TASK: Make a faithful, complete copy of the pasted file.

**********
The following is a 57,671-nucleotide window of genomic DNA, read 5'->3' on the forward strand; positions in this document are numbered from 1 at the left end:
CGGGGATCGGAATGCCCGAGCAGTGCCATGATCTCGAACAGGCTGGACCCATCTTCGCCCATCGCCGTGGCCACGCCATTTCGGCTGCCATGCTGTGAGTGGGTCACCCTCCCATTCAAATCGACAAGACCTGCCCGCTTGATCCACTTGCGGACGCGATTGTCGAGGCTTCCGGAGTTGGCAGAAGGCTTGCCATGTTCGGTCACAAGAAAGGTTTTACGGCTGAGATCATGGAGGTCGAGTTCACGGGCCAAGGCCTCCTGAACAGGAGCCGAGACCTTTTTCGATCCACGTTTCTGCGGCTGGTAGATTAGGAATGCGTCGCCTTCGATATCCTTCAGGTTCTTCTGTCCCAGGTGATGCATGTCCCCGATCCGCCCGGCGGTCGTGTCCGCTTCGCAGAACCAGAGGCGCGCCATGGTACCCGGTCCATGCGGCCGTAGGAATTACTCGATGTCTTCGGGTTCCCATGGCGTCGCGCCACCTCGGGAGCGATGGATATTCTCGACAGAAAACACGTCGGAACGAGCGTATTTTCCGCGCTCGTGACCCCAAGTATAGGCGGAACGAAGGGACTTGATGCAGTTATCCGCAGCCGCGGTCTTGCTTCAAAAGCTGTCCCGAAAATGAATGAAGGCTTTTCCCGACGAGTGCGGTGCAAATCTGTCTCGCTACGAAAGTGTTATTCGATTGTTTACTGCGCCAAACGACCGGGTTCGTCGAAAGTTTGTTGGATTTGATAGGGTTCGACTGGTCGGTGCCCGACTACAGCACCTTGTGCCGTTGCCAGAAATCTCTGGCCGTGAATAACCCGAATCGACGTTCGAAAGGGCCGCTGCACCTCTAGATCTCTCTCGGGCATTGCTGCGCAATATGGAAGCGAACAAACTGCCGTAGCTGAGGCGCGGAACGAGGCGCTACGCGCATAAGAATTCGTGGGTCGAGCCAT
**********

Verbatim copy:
The following is a 57,671-nucleotide window of genomic DNA, read 5'->3' on the forward strand; positions in this document are numbered from 1 at the left end:
CGGGGATCGGAATGCCCGAGCAGTGCCATGATCTCGAACAGGCTGGACCCATCTTCGCCCATCGCCGTGGCCACGCCATTTCGGCTGCCATGCTGTGAGTGGGTCACCCTCCCATTCAAATCGACAAGACCTGCCCGCTTGATCCACTTGCGGACGCGATTGTCGAGGCTTCCGGAGTTGGCAGAAGGCTTGCCATGTTCGGTCACAAGAAAGGTTTTACGGCTGAGATCATGGAGGTCGAGTTCACGGGCCAAGGCCTCCTGAACAGGAGCCGAGACCTTTTTCGATCCACGTTTCTGCGGCTGGTAGATTAGGAATGCGTCGCCTTCGATATCCTTCAGGTTCTTCTGTCCCAGGTGATGCATGTCCCCGATCCGCCCGGCGGTCGTGTCCGCTTCGCAGAACCAGAGGCGCGCCATGGTACCCGGTCCATGCGGCCGTAGGAATTACTCGATGTCTTCGGGTTCCCATGGCGTCGCGCCACCTCGGGAGCGATGGATATTCTCGACAGAAAACACGTCGGAACGAGCGTATTTTCCGCGCTCGTGACCCCAAGTATAGGCGGAACGAAGGGACTTGATGCAGTTATCCGCAGCCGCGGTCTTGCTTCAAAAGCTGTCCCGAAAATGAATGAAGGCTTTTCCCGACGAGTGCGGTGCAAATCTGTCTCGCTACGAAAGTGTTATTCGATTGTTTACTGCGCCAAACGACCGGGTTCGTCGAAAGTTTGTTGGATTTGATAGGGTTCGACTGGTCGGTGCCCGACTACAGCACCTTGTGCCGTTGCCAGAAATCTCTGGCCGTGAATAACCCGAATCGACGTTCGAAAGGGCCGCTGCACCTCTAGATCTCTCTCGGGCATTGCTGCGCAATATGGAAGCGAACAAACTGCCGTAGCTGAGGCGCGGAACGAGGCGCTACGCGCATAAGAATTCGTGGGTCGAGCCAT